How football shirts chart the rise and fall of tech giants

Article by Ravi Hiranand and Leo Schwartz: “It’s the ultimate status symbol, a level of exposure achieved by few companies — but one available to any company that’s willing and able to pay a hefty price. It’s an honor that costs millions of dollars, and in return, your company’s logo is on the TV screens of millions of people every week.

Sponsoring a football club — proper football, that is — is more than just a business transaction. It’s about using the world’s most watched sport to promote your brand. Getting your company’s logo on the shirt of a team like Liverpool or Real Madrid means tying your brand to a global icon. And for decades, it’s been a route taken by emerging tech companies, flush with cash to burn and a name to earn.

But these sponsorships actually reveal something about the tech industry as a whole: when you trace the history of these commercial deals across the decades, patterns emerge. Rather than individual companies, entire sectors of the industry — from cars to consumer tech to gambling websites — seem to jump into the sport at once, signaling their rise to, or the desire to, dominate global markets where football is also part of everyday life. It’s no coincidence, for example, that mobile phone companies turned to sponsoring football clubs during the beginning of the new millenium: with handsets becoming increasingly common and 3G just around the corner, companies like Samsung and Vodafone wasted no time in paying record amounts to some of the most successful clubs in England.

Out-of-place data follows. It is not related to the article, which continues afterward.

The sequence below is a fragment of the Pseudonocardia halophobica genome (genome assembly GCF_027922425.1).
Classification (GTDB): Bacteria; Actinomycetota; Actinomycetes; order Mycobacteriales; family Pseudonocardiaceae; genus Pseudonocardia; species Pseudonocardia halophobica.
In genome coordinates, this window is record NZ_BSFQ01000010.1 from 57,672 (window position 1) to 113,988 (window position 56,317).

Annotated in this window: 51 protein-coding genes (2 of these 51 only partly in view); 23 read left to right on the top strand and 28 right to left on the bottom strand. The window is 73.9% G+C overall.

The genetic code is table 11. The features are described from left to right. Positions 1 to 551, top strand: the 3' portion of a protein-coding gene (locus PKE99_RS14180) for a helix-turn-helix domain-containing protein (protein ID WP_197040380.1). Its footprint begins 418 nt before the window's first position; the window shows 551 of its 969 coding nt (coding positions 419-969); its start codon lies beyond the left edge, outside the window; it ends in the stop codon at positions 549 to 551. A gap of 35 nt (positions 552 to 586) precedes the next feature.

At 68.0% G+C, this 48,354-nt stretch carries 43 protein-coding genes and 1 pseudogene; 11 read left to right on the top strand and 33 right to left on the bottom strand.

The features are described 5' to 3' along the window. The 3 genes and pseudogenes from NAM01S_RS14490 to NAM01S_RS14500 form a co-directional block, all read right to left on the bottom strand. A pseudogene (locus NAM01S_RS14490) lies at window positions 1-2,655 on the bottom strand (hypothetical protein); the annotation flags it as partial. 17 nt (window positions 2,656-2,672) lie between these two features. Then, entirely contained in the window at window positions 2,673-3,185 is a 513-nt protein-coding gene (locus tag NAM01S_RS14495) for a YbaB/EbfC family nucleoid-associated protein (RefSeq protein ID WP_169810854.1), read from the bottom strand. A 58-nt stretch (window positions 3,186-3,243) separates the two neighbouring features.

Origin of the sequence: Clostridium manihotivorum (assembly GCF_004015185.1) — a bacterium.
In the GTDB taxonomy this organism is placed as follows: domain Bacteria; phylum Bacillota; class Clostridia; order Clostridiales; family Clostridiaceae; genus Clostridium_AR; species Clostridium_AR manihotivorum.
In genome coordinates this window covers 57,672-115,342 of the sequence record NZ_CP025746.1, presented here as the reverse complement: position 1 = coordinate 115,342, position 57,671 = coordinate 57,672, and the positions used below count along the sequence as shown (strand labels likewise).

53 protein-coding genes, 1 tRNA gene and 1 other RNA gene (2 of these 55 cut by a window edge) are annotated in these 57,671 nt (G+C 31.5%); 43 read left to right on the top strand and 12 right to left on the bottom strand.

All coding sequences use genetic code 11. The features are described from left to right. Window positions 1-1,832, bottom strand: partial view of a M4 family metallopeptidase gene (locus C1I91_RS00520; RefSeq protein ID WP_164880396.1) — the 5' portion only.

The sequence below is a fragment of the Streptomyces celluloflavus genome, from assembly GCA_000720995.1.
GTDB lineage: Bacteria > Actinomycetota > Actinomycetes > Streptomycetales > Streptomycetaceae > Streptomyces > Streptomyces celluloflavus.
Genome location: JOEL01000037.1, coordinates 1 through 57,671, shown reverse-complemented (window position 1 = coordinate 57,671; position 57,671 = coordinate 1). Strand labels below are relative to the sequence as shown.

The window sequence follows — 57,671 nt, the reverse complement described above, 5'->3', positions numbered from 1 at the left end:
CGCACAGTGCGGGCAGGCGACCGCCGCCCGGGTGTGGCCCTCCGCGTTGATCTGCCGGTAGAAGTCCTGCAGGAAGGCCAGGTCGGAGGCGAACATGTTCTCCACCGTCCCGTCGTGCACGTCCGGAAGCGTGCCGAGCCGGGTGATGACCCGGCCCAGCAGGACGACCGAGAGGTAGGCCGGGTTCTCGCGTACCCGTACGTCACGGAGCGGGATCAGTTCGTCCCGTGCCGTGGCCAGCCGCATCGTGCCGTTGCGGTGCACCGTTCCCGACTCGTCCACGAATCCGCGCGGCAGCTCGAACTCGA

Rest of World took a look at some of the more memorable shirt sponsorship deals in football — from Sony’s affiliation with Italy’s champions to Rakuten’s deal with a Spanish giant — and what they say about the rise and fall of the tech sectors those companies represented…(More)”.